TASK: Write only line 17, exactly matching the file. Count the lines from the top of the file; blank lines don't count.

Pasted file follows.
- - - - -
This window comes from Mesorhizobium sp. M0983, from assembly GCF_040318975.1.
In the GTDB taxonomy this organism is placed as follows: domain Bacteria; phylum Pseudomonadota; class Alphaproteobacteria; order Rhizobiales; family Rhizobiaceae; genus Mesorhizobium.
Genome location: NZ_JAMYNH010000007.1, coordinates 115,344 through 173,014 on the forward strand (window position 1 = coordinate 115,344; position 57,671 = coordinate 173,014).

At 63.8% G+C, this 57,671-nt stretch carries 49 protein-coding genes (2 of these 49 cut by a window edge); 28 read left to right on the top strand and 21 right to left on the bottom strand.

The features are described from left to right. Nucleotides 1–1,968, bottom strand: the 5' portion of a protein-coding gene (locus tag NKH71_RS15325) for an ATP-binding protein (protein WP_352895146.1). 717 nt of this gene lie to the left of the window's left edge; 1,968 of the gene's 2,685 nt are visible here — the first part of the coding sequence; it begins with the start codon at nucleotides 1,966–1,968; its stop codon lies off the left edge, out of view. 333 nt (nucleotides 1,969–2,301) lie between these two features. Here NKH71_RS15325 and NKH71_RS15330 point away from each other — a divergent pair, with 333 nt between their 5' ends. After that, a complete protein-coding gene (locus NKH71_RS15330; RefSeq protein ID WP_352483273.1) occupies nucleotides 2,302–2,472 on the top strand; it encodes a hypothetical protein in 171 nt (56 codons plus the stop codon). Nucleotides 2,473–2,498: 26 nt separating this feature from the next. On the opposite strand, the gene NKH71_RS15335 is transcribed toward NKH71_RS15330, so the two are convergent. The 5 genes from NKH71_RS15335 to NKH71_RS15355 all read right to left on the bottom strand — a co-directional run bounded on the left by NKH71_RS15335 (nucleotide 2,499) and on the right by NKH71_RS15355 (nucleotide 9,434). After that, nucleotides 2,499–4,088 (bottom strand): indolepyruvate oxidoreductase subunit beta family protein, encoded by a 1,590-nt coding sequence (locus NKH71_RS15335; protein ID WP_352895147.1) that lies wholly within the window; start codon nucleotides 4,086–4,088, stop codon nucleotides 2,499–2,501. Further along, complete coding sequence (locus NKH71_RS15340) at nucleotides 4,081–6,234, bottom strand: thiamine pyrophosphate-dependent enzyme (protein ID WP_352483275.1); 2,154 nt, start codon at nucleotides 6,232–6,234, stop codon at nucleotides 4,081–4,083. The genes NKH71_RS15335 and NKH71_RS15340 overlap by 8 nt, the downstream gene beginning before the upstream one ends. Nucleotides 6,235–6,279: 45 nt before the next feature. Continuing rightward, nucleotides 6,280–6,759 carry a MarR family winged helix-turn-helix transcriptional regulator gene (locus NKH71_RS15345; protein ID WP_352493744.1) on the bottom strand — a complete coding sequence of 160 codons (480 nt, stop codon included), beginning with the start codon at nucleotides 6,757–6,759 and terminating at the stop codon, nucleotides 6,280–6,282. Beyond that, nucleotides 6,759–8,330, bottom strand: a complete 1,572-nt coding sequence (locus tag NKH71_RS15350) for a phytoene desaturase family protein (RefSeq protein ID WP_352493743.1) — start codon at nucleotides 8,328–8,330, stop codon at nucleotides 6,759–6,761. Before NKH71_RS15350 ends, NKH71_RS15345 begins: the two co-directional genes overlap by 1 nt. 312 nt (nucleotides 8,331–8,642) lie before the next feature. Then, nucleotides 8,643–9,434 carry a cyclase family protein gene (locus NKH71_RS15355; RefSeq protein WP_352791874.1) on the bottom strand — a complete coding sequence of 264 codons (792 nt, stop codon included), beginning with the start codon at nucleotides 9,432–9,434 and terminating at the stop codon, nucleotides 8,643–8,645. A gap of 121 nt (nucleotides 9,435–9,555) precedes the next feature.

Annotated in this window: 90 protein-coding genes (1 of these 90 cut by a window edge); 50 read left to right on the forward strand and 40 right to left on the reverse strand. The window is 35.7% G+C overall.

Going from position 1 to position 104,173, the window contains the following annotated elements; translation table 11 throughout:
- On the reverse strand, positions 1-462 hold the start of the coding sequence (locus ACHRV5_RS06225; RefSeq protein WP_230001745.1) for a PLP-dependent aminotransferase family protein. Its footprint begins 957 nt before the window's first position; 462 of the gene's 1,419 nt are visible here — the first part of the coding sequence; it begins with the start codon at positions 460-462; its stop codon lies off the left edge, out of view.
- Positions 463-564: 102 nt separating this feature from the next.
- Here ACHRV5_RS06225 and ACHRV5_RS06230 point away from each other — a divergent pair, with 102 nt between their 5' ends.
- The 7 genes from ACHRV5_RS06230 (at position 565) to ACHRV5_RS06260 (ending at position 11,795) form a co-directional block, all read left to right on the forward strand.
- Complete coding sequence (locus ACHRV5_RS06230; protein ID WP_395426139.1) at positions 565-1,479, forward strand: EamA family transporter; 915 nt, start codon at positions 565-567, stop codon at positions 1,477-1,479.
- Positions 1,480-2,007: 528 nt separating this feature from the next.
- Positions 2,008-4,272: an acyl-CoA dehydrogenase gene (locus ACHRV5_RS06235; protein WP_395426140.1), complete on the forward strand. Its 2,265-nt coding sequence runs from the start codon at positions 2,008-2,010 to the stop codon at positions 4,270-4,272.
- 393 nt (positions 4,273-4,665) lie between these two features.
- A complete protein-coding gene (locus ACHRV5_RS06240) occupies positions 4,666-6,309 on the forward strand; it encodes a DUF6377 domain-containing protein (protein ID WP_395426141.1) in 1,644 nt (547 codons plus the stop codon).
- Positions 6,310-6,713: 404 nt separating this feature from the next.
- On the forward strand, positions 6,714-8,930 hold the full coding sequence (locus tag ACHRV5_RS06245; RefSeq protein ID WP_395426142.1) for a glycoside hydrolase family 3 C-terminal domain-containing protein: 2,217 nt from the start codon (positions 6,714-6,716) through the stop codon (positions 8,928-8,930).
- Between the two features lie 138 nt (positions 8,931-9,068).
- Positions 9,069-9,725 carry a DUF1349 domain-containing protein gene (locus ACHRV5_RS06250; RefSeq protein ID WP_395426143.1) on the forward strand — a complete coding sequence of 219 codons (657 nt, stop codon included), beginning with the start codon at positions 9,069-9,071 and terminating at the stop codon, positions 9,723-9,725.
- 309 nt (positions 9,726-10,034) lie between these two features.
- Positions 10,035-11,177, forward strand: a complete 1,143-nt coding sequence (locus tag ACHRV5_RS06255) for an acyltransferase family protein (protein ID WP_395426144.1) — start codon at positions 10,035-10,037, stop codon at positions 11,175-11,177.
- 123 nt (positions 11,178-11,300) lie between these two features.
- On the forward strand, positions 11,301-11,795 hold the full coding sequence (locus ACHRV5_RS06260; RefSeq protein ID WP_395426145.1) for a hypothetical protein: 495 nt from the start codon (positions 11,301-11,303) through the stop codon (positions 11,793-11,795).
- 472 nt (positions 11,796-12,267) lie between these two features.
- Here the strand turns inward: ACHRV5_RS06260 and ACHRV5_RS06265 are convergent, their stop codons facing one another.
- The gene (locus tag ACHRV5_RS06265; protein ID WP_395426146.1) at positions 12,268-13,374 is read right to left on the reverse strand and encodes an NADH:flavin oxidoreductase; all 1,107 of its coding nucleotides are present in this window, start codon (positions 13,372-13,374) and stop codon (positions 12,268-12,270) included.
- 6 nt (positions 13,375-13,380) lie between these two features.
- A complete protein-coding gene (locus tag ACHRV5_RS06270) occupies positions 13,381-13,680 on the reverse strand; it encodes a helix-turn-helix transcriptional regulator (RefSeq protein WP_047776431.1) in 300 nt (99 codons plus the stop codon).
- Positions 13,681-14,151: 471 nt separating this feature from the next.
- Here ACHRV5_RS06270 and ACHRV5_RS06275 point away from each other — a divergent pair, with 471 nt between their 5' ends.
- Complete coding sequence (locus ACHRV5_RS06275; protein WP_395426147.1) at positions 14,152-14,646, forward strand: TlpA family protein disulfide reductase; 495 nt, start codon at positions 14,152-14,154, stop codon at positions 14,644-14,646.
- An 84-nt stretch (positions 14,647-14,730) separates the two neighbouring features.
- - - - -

- Positions 6,310-6,713: 404 nt separating this feature from the next.